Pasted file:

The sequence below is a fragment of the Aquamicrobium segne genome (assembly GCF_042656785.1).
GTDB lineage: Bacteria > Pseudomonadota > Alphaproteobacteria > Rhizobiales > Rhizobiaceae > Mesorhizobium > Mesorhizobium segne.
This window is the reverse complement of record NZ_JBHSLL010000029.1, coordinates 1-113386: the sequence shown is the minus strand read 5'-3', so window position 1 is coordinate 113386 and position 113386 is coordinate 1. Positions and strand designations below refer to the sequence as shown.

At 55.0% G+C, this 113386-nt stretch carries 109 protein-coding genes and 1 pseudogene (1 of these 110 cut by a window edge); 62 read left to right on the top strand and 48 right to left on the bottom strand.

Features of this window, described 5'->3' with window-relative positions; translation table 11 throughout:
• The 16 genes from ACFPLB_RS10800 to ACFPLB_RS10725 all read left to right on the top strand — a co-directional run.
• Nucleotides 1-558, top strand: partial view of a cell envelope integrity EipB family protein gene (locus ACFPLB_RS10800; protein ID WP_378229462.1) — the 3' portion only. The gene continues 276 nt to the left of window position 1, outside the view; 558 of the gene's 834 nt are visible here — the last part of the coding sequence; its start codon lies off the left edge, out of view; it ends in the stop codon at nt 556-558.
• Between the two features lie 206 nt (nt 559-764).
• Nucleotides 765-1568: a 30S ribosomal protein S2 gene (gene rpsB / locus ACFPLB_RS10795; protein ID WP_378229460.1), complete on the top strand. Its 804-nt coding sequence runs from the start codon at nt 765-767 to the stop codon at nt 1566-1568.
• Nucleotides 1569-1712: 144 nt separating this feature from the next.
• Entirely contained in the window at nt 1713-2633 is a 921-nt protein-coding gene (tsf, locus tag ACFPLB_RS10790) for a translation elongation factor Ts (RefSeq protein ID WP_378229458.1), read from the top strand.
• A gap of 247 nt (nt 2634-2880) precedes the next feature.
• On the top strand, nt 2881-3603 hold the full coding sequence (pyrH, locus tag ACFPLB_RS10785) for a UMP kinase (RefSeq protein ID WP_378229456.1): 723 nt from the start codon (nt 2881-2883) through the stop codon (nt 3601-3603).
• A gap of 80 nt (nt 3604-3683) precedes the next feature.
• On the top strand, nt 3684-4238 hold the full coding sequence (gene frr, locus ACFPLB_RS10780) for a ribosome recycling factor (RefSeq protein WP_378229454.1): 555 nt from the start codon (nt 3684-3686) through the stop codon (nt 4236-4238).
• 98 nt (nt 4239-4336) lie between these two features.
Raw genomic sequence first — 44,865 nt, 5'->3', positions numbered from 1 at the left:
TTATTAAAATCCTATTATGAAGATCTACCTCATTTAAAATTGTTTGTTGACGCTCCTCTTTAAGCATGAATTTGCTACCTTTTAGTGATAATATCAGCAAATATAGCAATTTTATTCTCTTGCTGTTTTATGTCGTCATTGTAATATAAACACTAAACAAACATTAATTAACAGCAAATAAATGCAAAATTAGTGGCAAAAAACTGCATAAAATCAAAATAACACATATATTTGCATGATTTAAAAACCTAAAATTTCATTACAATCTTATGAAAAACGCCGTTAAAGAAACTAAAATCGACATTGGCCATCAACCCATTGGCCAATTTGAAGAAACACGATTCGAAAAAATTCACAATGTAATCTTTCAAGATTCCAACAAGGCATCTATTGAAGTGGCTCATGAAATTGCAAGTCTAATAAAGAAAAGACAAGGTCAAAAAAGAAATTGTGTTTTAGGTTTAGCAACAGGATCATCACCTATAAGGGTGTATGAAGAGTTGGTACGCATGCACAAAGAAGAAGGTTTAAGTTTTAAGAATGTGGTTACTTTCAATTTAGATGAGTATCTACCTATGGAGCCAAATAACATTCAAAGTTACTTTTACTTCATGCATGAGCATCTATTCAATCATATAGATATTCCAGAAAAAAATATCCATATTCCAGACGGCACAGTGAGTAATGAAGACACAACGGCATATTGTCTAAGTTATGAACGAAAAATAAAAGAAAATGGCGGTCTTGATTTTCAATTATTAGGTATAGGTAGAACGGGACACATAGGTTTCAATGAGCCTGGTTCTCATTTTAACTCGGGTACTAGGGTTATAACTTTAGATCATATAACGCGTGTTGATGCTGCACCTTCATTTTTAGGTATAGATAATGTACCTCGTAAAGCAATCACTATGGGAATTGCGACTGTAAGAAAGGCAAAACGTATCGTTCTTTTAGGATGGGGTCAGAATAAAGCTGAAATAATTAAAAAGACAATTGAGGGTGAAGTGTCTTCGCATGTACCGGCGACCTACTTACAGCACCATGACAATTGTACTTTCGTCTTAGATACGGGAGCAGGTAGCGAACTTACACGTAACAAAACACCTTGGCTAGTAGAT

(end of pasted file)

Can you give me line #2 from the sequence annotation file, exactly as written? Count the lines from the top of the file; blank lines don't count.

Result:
GTDB lineage: Bacteria > Pseudomonadota > Alphaproteobacteria > Rhizobiales > Rhizobiaceae > Mesorhizobium > Mesorhizobium segne.